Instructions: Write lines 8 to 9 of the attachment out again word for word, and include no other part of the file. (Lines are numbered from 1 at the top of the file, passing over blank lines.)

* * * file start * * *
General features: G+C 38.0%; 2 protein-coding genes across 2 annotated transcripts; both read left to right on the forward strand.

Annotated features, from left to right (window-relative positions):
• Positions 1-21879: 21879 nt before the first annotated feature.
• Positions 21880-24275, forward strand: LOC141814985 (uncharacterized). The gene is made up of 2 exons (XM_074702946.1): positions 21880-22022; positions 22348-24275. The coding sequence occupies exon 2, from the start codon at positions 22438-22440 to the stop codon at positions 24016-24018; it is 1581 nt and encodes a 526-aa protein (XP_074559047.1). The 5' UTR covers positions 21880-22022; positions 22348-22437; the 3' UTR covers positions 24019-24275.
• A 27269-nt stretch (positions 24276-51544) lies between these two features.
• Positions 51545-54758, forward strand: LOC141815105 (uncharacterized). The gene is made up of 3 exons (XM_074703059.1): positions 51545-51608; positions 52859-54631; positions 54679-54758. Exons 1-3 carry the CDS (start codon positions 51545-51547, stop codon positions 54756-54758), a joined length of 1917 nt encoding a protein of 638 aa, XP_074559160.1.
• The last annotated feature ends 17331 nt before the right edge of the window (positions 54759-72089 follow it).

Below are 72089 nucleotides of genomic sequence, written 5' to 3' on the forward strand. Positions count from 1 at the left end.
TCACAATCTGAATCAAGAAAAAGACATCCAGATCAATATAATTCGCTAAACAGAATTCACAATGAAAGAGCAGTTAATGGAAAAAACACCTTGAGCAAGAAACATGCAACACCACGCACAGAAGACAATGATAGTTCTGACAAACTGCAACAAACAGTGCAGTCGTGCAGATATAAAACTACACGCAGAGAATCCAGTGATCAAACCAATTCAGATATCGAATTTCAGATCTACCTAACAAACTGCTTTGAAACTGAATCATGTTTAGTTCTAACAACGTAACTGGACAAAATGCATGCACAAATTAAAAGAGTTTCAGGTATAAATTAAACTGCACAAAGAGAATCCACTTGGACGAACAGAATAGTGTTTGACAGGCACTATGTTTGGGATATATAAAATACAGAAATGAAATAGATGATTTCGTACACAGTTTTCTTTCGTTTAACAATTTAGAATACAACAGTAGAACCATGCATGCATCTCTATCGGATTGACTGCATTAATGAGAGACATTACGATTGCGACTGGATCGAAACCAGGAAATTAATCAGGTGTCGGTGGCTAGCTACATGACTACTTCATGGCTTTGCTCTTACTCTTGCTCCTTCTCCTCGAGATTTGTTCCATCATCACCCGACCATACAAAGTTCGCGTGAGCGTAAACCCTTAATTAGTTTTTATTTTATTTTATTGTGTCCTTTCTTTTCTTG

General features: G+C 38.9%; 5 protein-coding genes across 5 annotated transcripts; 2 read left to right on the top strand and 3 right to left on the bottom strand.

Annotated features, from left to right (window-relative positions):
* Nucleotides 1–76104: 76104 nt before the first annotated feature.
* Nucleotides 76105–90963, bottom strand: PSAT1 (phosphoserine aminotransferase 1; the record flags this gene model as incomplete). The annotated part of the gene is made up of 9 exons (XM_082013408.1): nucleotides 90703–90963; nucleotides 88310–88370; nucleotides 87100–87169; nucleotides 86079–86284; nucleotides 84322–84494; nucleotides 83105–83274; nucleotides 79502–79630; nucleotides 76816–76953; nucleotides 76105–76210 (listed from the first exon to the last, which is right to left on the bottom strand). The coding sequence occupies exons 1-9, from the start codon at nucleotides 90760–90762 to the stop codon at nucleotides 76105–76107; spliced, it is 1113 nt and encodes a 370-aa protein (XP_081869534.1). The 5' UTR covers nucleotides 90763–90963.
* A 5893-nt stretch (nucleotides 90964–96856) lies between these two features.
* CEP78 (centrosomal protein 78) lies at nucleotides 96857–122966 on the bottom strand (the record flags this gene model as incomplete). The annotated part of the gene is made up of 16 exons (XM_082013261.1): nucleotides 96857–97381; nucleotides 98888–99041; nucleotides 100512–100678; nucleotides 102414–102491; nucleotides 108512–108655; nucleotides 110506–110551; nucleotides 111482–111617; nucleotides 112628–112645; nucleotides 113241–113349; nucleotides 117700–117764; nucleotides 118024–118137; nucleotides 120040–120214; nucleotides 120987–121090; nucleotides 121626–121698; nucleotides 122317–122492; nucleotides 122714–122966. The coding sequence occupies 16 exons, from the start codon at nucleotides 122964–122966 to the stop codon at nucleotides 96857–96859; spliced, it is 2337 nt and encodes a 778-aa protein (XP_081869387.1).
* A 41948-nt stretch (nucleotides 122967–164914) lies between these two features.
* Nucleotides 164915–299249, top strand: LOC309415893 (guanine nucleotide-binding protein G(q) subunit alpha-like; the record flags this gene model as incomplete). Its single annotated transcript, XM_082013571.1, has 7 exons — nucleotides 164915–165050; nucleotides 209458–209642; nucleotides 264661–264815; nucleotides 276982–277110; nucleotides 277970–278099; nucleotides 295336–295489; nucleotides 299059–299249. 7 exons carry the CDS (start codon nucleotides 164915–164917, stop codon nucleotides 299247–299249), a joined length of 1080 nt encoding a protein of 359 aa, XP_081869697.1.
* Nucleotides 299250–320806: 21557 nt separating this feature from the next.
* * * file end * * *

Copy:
Below are 72089 nucleotides of genomic sequence, written 5' to 3' on the forward strand. Positions count from 1 at the left end.
TCACAATCTGAATCAAGAAAAAGACATCCAGATCAATATAATTCGCTAAACAGAATTCACAATGAAAGAGCAGTTAATGGAAAAAACACCTTGAGCAAGAAACATGCAACACCACGCACAGAAGACAATGATAGTTCTGACAAACTGCAACAAACAGTGCAGTCGTGCAGATATAAAACTACACGCAGAGAATCCAGTGATCAAACCAATTCAGATATCGAATTTCAGATCTACCTAACAAACTGCTTTGAAACTGAATCATGTTTAGTTCTAACAACGTAACTGGACAAAATGCATGCACAAATTAAAAGAGTTTCAGGTATAAATTAAACTGCACAAAGAGAATCCACTTGGACGAACAGAATAGTGTTTGACAGGCACTATGTTTGGGATATATAAAATACAGAAATGAAATAGATGATTTCGTACACAGTTTTCTTTCGTTTAACAATTTAGAATACAACAGTAGAACCATGCATGCATCTCTATCGGATTGACTGCATTAATGAGAGACATTACGATTGCGACTGGATCGAAACCAGGAAATTAATCAGGTGTCGGTGGCTAGCTACATGACTACTTCATGGCTTTGCTCTTACTCTTGCTCCTTCTCCTCGAGATTTGTTCCATCATCACCCGACCATACAAAGTTCGCGTGAGCGTAAACCCTTAATTAGTTTTTATTTTATTTTATTGTGTCCTTTCTTTTCTTG